Prohíben en Tailandia videojuego que simula una dictadura – BioBioChile

Prohíben en Tailandia videojuego que simula una dictadura – BioBioChile.

Tropico 5Tropico 5

Publicado por Gabriela Ulloa | La Información es de Agencia AFP
 

La junta tailandesa prohibió un videojuego que permite entre otros crear una dictadura militar en una isla paradisíaca ficticia en la que coexisten “playas soleadas y corrupción política”, indicaron el martes las autoridades.

El juego de simulación Tropico 5 propone a los jugadores construir su propia forma de gobierno en esta isla, ya sea una “utopía socialista en la que cada ciudadano cuenta” o un sistema tiránico que convierta a la Nación en una mina de ingresos para una cuenta bancaria en Suiza.

“Tropico 5 ha sido prohibido pero no quiero indicar los motivos sin la autorización de nuestro director general”, indicó simplemente el lunes a la AFP un responsable de la oficina de vídeos y de películas del Ministerio de Cultura.


Germany 'may revert to typewriters' to counter hi-tech espionage | World news | The Guardian

Germany ‘may revert to typewriters’ to counter hi-tech espionage | World news | The Guardian.

NSA inquiry head Patrick Sensburg claims communications technology mistrusted in wake of US spying allegations

 

 

Typewriter on bench

The ultimate counter-espionage tool? Photograph: Corbis

 

German politicians are considering a return to using manual typewriters for sensitive documents in the wake of the US surveillance scandal.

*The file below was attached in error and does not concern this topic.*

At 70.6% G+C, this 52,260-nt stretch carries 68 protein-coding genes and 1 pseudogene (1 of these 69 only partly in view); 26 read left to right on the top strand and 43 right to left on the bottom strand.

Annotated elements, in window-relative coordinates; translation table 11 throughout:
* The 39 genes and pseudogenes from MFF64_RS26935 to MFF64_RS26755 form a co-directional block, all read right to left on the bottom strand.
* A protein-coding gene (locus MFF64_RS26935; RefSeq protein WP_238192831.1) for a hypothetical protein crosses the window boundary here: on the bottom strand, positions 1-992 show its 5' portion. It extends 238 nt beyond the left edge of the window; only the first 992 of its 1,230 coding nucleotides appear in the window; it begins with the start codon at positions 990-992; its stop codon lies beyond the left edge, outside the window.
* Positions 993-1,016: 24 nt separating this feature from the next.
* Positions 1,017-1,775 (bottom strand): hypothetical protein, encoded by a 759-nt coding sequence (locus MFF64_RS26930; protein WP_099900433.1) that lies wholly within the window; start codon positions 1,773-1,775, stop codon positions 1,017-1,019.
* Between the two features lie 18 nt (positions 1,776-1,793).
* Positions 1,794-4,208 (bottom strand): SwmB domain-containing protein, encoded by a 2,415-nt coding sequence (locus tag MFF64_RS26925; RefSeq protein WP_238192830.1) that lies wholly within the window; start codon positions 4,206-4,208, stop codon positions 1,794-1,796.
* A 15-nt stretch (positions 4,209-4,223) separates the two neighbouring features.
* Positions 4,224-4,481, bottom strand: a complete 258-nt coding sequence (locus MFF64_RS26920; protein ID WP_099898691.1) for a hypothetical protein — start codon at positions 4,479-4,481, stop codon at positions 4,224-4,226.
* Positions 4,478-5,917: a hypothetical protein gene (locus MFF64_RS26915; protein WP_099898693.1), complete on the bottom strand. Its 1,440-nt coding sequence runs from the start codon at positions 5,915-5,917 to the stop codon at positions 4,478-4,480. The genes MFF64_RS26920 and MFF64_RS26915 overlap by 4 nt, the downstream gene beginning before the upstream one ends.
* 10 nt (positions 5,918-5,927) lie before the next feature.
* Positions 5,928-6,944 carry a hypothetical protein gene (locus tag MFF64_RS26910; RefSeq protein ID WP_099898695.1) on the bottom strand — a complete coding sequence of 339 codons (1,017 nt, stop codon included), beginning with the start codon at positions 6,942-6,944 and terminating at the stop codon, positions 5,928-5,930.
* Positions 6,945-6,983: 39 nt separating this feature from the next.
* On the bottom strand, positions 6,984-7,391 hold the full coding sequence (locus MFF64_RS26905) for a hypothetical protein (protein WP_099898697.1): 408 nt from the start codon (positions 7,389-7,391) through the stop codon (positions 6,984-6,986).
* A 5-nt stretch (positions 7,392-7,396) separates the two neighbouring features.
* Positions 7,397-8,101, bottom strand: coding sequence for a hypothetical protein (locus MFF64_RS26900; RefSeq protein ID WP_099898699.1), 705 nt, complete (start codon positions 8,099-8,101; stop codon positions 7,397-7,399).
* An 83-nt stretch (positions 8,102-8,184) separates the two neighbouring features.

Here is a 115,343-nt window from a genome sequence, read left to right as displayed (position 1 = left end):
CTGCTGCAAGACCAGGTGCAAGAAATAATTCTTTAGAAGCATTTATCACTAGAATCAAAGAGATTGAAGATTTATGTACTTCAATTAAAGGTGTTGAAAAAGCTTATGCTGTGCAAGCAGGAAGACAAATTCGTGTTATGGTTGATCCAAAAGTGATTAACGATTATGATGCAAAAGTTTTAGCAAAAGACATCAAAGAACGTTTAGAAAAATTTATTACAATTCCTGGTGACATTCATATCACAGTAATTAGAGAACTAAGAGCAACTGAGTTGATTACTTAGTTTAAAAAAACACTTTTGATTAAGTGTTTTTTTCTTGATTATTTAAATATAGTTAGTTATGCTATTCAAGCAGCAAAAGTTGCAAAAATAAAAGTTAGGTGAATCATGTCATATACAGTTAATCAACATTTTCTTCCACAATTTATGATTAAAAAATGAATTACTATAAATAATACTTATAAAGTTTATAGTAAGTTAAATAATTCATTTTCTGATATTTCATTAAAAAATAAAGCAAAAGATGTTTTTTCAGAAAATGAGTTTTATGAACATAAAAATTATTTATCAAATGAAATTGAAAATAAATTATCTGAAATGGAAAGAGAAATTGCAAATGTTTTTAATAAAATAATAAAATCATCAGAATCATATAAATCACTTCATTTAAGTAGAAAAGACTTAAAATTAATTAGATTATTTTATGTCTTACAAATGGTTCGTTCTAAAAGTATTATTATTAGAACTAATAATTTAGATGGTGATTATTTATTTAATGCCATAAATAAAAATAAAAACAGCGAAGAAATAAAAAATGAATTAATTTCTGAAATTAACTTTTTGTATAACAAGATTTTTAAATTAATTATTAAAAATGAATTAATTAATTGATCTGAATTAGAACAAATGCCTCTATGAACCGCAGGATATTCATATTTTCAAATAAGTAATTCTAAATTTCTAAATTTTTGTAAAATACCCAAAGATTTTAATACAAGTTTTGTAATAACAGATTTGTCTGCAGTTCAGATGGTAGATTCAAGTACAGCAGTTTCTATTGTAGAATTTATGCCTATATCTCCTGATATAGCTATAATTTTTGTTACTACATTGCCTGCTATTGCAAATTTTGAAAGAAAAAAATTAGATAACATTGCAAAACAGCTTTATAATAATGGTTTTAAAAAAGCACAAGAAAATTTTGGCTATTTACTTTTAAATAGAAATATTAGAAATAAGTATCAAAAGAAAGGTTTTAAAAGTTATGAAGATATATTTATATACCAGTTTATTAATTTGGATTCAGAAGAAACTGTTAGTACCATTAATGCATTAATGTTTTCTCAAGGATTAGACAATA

The head of the Bundestag’s parliamentary inquiry into NSA activity in Germany said in an interview with the Morgenmagazin TV programme that he and his colleagues were seriously thinking of ditching email completely.

Asked “Are you considering typewriters” by the interviewer on Monday night, the Christian Democrat politican Patrick Sensburg said: “As a matter of fact, we have – and not electronic models either”. “Really?” the surprised interviewer checked. “Yes, no joke,” Sensburg responded.

“Unlike other inquiry committees, we are investigating an ongoing situation. Intelligence activities are still going on, they are happening,” said Sensburg.

Last week, Merkel’s government asked the CIA‘s station officer in Germany to leave the country after an employee of the German intelligence agency BND confessed to passing confidential documents to the US secret service. The ongoing investigation prompted speculation that the CIA may have actively targeted the Bundestag’s NSA inquiry committee.

Last year, the Russian government reportedly took similar measures after the extent of US electronic surveillance was revealed by the whistleblower Edward Snowden.

The federal guard service, a powerful body tasked with protecting Russia’s highest-ranking officials, put in an order for 20 Triumph Adler typewriters, which create unique “handwriting”, that allows the source of any documents created on them to be traced.